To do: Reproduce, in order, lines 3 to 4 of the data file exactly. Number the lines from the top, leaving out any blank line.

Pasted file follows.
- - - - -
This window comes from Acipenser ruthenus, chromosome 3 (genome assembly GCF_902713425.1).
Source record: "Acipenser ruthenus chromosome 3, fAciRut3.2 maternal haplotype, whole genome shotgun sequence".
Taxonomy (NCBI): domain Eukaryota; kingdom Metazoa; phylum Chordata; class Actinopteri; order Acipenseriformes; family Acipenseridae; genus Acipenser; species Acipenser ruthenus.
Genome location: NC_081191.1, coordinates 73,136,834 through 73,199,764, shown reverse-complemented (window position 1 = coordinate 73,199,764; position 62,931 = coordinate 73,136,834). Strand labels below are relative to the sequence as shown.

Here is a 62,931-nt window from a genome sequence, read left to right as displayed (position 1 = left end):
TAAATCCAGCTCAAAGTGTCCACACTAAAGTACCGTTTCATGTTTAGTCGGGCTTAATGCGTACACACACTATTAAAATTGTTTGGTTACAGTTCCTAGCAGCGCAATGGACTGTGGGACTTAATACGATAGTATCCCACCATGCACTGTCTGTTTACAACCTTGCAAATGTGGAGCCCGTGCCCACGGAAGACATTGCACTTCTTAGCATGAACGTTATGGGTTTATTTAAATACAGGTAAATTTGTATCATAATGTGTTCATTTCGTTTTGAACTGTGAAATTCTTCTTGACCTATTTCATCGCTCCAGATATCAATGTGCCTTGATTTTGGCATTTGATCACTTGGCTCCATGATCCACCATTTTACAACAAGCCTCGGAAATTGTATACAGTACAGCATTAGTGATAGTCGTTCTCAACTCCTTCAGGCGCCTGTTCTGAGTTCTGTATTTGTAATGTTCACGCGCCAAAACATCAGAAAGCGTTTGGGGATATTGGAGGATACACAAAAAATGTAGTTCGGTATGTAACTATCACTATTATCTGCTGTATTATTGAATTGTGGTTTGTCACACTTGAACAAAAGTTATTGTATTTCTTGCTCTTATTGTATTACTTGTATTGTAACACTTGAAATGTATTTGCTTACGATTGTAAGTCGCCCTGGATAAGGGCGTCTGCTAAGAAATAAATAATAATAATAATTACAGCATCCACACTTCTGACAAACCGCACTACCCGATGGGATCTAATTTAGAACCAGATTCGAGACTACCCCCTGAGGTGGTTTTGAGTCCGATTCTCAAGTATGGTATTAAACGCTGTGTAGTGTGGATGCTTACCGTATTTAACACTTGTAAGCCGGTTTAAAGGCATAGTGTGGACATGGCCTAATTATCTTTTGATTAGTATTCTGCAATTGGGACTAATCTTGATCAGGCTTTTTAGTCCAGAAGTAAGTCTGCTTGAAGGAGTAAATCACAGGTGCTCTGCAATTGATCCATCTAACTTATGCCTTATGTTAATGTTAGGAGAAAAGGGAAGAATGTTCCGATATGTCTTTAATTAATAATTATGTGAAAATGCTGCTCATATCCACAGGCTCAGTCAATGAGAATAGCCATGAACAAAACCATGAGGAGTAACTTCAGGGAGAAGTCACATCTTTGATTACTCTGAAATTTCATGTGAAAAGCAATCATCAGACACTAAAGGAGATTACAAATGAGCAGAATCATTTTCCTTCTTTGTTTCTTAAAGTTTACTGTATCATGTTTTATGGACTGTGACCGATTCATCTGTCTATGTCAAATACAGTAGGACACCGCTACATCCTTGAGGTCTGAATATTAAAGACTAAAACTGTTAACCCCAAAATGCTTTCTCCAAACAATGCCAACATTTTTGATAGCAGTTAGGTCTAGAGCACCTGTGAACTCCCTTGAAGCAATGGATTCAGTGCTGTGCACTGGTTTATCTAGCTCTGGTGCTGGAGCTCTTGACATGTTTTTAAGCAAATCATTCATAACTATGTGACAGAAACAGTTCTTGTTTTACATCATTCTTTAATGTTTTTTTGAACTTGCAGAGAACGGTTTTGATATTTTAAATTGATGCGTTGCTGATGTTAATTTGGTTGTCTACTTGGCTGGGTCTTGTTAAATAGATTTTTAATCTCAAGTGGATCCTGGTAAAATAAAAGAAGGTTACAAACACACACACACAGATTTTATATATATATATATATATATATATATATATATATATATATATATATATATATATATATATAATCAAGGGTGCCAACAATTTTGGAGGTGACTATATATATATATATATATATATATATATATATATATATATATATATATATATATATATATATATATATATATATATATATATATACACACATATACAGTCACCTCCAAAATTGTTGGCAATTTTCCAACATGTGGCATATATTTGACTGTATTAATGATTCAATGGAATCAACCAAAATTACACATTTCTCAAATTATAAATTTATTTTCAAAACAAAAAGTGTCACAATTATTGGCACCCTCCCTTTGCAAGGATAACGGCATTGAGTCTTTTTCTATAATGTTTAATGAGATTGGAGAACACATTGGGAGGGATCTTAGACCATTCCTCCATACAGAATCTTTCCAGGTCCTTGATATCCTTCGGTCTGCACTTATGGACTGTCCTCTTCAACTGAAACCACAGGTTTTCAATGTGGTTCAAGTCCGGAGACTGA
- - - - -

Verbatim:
Taxonomy (NCBI): domain Eukaryota; kingdom Metazoa; phylum Chordata; class Actinopteri; order Acipenseriformes; family Acipenseridae; genus Acipenser; species Acipenser ruthenus.
Genome location: NC_081191.1, coordinates 73,136,834 through 73,199,764, shown reverse-complemented (window position 1 = coordinate 73,199,764; position 62,931 = coordinate 73,136,834). Strand labels below are relative to the sequence as shown.